Cases reported "Liver Abscess"

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1/5. An unrecognized etiology for pyogenic hepatic abscesses in normal hosts: dental disease.

    Cryptogenic pyogenic hepatic abscesses are a diagnosis of exclusion. We have identified two patients with severe dental disease at the time of the diagnosis of their liver abscess. In both cases, oral flora was cultured from the abscess. Unlike a previous report, both patients were immunocompetent. When compared with a group of patients with liver abscesses and diverticulitis, two differences were found. In contrast to the single abscesses seen in 10 of 10 patients with diverticulitis, the patients with dental disease had multiple abscesses (p < 0.02). In addition, fusobacterium nucleatum was cultured from both dental disease associated abscesses but only one of the diverticulitis associated liver abscesses (p < 0.05). If a liver abscess is thought to be cryptogenic, a thorough dental exam is recommended.
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keywords = nucleatum
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2/5. fusobacterium nucleatum bacteraemia with multiple liver abscesses in an hiv-I antibody positive man with IgG2 deficiency.

    liver abscess formation due to fusobacterium nucleatum is rare. We describe an hiv-I antibody positive man, with normal surrogate markers of cell-mediated immunity, who presented with F. nucleatum bacteraemia and liver abscess formation. He was found to have IgG2 subclass deficiency. This case illustrates the clinical importance of altered B-cell function in patients who are at an early stage of hiv disease.
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keywords = nucleatum
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3/5. Multiple fusobacterium nucleatum liver abscesses. association with a persistent abnormality in humoral immune function.

    A previously healthy 29-year-old man developed multiple hepatic abscesses secondary to fusobacterium nucleatum. No underlying local disease was found. The leading portal of entry for the bacterium may have been the oral cavity; 4 days before the onset of his illness he had had extensive dental work. Immunological evaluation during the illness and in late convalescence (16 weeks after onset) revealed a persistent B cell abnormality characterized by markedly depressed in vitro secretion of immunoglobulins in response to pokeweed mitogen; however, serum immunoglobulins and IgG subclasses were normal. Abnormal numbers of suppressor T cells (OKT8 ) and increased suppressor function were also present. Anaerobic pyogenic liver abscesses may occur in the absence of obvious underlying disease, but this case suggests that there may be an association with in vitro abnormalities of the immune system.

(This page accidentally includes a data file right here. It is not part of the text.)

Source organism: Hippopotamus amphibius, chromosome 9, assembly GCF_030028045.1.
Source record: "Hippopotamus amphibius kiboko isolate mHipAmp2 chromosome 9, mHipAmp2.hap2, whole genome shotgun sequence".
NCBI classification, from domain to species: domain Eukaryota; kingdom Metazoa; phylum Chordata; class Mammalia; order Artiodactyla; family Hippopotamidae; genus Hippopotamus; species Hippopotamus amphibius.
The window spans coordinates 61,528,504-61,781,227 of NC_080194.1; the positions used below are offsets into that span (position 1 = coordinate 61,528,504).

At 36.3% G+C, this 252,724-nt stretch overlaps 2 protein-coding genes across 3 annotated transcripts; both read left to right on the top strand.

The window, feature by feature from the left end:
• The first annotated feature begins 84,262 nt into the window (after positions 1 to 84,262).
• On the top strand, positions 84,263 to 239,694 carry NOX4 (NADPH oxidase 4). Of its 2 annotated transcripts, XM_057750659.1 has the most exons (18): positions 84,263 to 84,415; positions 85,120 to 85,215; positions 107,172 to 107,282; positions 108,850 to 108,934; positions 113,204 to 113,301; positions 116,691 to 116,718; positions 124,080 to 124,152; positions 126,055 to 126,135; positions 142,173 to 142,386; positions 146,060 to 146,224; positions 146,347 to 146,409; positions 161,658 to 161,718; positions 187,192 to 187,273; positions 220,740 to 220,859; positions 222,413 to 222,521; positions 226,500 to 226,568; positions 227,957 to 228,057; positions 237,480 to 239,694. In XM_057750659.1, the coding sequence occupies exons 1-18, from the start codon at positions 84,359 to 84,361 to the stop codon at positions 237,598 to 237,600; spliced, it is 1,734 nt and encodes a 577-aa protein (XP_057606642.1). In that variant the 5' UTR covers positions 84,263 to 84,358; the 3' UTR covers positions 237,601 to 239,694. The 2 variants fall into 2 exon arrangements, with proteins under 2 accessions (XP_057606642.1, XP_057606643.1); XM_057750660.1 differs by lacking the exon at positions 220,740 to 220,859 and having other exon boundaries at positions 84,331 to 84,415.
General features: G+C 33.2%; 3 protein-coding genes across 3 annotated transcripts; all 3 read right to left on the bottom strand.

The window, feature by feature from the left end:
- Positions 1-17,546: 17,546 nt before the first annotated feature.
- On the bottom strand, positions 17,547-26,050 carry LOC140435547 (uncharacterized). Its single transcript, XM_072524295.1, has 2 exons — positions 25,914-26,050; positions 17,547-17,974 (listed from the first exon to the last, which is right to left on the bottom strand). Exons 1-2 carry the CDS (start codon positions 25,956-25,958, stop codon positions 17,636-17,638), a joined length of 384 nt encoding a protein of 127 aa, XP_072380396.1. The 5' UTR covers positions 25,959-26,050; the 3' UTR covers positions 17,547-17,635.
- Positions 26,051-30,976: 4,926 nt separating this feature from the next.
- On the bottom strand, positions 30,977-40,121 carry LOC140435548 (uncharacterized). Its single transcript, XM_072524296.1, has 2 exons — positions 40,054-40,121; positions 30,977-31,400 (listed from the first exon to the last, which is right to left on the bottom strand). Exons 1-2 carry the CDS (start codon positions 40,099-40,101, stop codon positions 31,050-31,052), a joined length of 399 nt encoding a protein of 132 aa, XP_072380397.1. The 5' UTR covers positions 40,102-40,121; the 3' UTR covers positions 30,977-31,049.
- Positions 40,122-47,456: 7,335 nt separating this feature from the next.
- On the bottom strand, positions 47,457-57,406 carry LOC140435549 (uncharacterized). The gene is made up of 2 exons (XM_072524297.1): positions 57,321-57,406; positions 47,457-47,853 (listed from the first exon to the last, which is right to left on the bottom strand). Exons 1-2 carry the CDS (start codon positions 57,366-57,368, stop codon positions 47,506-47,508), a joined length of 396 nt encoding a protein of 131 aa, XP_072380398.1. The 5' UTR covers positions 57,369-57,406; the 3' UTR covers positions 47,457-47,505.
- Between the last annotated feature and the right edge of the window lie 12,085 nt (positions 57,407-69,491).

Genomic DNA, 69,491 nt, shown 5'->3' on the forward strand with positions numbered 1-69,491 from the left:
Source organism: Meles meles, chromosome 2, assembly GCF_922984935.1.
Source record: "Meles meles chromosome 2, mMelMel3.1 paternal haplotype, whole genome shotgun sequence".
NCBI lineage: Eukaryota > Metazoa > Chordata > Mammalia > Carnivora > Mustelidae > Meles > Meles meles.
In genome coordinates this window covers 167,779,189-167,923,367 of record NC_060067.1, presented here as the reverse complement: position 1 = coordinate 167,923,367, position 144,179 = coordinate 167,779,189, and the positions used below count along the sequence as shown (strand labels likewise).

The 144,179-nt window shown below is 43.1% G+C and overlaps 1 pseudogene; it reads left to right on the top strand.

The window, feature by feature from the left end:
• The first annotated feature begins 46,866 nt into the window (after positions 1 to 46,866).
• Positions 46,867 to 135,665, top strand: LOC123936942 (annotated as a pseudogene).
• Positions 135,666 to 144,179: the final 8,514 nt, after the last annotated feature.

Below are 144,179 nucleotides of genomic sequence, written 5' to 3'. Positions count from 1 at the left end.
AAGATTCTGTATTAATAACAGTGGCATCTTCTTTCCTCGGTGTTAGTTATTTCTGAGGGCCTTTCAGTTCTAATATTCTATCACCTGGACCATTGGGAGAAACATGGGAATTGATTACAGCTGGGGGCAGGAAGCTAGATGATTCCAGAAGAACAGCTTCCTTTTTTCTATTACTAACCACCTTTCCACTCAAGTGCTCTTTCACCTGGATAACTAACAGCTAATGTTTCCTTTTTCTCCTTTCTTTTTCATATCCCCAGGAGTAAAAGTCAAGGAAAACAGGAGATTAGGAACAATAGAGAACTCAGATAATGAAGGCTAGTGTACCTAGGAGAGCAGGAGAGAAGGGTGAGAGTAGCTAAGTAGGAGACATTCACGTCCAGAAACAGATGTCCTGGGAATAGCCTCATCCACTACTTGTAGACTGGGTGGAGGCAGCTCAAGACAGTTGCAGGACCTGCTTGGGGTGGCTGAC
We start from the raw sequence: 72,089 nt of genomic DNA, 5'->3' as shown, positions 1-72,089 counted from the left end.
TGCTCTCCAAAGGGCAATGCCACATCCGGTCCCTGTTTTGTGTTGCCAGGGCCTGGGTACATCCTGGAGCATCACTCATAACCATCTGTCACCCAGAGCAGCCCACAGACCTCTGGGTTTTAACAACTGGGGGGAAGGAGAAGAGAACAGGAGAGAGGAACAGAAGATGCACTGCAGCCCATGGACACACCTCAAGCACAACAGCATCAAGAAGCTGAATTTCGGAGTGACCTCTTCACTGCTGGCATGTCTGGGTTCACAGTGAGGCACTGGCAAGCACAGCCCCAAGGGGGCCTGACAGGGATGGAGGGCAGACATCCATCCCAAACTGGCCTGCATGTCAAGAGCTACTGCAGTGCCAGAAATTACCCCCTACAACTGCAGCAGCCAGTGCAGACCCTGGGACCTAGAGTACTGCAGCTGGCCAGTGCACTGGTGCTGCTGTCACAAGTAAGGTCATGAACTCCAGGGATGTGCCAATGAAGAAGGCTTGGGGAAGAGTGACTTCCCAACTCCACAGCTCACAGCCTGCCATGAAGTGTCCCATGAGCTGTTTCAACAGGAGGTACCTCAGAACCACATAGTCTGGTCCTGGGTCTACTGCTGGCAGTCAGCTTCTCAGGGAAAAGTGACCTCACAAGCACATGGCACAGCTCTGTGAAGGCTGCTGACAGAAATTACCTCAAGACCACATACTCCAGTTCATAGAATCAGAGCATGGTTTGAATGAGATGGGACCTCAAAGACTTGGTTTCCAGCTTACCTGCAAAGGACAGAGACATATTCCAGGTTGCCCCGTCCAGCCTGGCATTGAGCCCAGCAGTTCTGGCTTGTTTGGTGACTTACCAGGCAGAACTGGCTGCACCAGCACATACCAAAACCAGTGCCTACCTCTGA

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ranking = 5
keywords = nucleatum
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4/5. Superinfected actinomycotic abscess of the liver.

    Isolated actinomycotic liver abscess is rare. We report a case with fulminant evolution, which was treated successfully with surgery and penicillin. In human actinomycosis, actinomyces israeli is the main infective agent. An abdominal localisation is uncommon, occurring in less than 25% of cases. Isolated liver lesions are extremely rare; their presence might be interpreted as the result of the hematogenous spread of a no longer present intestinal lesion. The evolution of actinomycosis is usually torpid. In the present case, mixed infection with fusobacterium nucleatum might explain the acute evolution.
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keywords = nucleatum
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5/5. Hepatic necrobacillosis. Report of a case resembling metastatic tumor.

    A 47-year-old man had multiple pyogenic liver abscesses from which the anaerobic bacteria fusobacterium nucleatum and peptostreptococcus were isolated. The clinical course, diagnostic evaluation, and appearance of the lesions at surgery suggested metastatic tumor. Histologically, the lesions consisted of necrotic liver tissue surrounded by zones of acute and chronic inflammation and fibrous connective tissue closely resembling the lesions of hepatic necrobacillosis attributable to F necrophorum. Treatment with high doses of penicillin was curative.
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keywords = nucleatum
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